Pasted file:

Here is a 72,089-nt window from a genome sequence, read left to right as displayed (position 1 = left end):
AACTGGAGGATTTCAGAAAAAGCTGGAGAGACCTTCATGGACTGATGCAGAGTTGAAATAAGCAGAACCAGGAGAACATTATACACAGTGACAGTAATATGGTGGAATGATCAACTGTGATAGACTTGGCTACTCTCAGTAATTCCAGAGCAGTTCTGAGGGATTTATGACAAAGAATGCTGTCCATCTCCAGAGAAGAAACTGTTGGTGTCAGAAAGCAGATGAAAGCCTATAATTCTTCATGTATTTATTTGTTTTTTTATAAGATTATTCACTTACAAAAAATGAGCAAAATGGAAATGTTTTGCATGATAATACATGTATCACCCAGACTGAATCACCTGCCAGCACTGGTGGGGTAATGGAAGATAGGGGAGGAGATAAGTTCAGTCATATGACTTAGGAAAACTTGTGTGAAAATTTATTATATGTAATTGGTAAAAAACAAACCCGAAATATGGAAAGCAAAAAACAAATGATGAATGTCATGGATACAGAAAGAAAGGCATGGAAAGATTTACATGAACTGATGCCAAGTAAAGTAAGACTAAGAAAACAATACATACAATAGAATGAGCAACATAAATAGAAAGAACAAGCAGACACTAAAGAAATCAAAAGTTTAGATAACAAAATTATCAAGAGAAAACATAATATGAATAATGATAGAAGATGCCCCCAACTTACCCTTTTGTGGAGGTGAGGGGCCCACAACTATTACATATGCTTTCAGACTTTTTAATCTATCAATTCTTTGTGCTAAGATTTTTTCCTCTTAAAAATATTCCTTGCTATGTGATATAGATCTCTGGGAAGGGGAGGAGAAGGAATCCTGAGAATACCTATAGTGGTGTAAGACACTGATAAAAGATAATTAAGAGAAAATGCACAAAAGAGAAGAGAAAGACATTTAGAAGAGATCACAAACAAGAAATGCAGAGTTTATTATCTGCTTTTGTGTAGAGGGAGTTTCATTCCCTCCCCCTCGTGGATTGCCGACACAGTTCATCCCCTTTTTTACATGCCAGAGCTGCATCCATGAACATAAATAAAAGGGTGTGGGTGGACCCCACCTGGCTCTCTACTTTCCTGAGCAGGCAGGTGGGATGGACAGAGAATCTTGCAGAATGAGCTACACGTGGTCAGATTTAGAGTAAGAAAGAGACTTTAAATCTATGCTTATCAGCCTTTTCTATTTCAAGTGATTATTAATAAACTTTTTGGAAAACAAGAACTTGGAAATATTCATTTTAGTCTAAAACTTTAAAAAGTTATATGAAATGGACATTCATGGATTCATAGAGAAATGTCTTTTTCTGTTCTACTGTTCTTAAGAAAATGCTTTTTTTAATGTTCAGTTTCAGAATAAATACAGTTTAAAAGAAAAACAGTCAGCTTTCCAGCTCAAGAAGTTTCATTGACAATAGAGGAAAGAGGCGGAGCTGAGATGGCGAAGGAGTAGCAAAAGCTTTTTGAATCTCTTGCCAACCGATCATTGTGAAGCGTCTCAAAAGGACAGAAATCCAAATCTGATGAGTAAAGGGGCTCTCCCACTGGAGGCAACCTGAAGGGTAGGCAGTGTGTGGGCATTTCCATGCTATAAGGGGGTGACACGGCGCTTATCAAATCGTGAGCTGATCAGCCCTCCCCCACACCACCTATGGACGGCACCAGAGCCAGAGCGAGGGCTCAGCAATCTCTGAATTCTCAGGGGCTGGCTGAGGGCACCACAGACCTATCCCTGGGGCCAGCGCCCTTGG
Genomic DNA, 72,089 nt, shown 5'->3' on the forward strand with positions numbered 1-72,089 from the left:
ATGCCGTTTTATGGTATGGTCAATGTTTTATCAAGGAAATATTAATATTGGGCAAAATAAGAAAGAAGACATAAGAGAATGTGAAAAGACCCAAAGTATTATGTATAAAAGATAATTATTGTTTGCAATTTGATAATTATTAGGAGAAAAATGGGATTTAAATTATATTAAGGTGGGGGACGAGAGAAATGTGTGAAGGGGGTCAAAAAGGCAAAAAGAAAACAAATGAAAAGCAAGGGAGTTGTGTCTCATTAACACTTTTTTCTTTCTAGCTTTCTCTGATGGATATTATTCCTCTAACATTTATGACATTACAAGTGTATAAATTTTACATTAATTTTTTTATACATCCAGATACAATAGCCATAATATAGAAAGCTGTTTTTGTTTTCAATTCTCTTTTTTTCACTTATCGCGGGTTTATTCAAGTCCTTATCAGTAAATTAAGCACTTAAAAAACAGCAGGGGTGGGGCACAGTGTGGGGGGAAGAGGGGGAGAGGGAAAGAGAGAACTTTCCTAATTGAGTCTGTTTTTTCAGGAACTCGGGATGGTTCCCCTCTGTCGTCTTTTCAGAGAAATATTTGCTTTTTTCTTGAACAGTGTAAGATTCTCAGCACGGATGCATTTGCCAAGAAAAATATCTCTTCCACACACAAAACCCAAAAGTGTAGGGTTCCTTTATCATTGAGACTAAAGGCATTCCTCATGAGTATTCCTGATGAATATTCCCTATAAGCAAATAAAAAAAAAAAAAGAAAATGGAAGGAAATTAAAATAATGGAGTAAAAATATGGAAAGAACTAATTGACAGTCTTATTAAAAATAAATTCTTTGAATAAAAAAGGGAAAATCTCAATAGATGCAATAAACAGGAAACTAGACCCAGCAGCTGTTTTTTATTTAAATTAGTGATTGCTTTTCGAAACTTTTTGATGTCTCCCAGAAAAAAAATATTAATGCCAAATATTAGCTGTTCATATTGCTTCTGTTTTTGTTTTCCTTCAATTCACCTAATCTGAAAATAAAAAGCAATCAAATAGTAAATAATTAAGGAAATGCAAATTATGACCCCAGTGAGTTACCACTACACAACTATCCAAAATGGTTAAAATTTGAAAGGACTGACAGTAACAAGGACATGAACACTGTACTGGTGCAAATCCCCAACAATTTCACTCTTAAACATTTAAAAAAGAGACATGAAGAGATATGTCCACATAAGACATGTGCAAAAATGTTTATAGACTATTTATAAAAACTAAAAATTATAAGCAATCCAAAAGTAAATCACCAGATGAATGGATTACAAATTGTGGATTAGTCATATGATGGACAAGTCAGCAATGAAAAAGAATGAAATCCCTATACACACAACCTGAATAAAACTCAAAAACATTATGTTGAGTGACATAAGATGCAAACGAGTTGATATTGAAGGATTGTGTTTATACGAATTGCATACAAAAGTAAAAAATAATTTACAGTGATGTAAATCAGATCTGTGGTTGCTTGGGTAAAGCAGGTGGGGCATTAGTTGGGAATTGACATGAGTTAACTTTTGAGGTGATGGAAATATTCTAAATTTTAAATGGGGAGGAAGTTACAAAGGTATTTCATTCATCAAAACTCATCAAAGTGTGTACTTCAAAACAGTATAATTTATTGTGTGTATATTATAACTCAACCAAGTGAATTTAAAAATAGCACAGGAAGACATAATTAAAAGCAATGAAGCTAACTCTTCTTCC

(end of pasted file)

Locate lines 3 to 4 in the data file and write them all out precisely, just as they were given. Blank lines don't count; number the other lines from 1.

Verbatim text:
Genomic DNA, 72,089 nt, shown 5'->3' on the forward strand with positions numbered 1-72,089 from the left:
ATGCCGTTTTATGGTATGGTCAATGTTTTATCAAGGAAATATTAATATTGGGCAAAATAAGAAAGAAGACATAAGAGAATGTGAAAAGACCCAAAGTATTATGTATAAAAGATAATTATTGTTTGCAATTTGATAATTATTAGGAGAAAAATGGGATTTAAATTATATTAAGGTGGGGGACGAGAGAAATGTGTGAAGGGGGTCAAAAAGGCAAAAAGAAAACAAATGAAAAGCAAGGGAGTTGTGTCTCATTAACACTTTTTTCTTTCTAGCTTTCTCTGATGGATATTATTCCTCTAACATTTATGACATTACAAGTGTATAAATTTTACATTAATTTTTTTATACATCCAGATACAATAGCCATAATATAGAAAGCTGTTTTTGTTTTCAATTCTCTTTTTTTCACTTATCGCGGGTTTATTCAAGTCCTTATCAGTAAATTAAGCACTTAAAAAACAGCAGGGGTGGGGCACAGTGTGGGGGGAAGAGGGGGAGAGGGAAAGAGAGAACTTTCCTAATTGAGTCTGTTTTTTCAGGAACTCGGGATGGTTCCCCTCTGTCGTCTTTTCAGAGAAATATTTGCTTTTTTCTTGAACAGTGTAAGATTCTCAGCACGGATGCATTTGCCAAGAAAAATATCTCTTCCACACACAAAACCCAAAAGTGTAGGGTTCCTTTATCATTGAGACTAAAGGCATTCCTCATGAGTATTCCTGATGAATATTCCCTATAAGCAAATAAAAAAAAAAAAAGAAAATGGAAGGAAATTAAAATAATGGAGTAAAAATATGGAAAGAACTAATTGACAGTCTTATTAAAAATAAATTCTTTGAATAAAAAAGGGAAAATCTCAATAGATGCAATAAACAGGAAACTAGACCCAGCAGCTGTTTTTTATTTAAATTAGTGATTGCTTTTCGAAACTTTTTGATGTCTCCCAGAAAAAAAATATTAATGCCAAATATTAGCTGTTCATATTGCTTCTGTTTTTGTTTTCCTTCAATTCACCTAATCTGAAAATAAAAAGCAATCAAATAGTAAATAATTAAGGAAATGCAAATTATGACCCCAGTGAGTTACCACTACACAACTATCCAAAATGGTTAAAATTTGAAAGGACTGACAGTAACAAGGACATGAACACTGTACTGGTGCAAATCCCCAACAATTTCACTCTTAAACATTTAAAAAAGAGACATGAAGAGATATGTCCACATAAGACATGTGCAAAAATGTTTATAGACTATTTATAAAAACTAAAAATTATAAGCAATCCAAAAGTAAATCACCAGATGAATGGATTACAAATTGTGGATTAGTCATATGATGGACAAGTCAGCAATGAAAAAGAATGAAATCCCTATACACACAACCTGAATAAAACTCAAAAACATTATGTTGAGTGACATAAGATGCAAACGAGTTGATATTGAAGGATTGTGTTTATACGAATTGCATACAAAAGTAAAAAATAATTTACAGTGATGTAAATCAGATCTGTGGTTGCTTGGGTAAAGCAGGTGGGGCATTAGTTGGGAATTGACATGAGTTAACTTTTGAGGTGATGGAAATATTCTAAATTTTAAATGGGGAGGAAGTTACAAAGGTATTTCATTCATCAAAACTCATCAAAGTGTGTACTTCAAAACAGTATAATTTATTGTGTGTATATTATAACTCAACCAAGTGAATTTAAAAATAGCACAGGAAGACATAATTAAAAGCAATGAAGCTAACTCTTCTTCC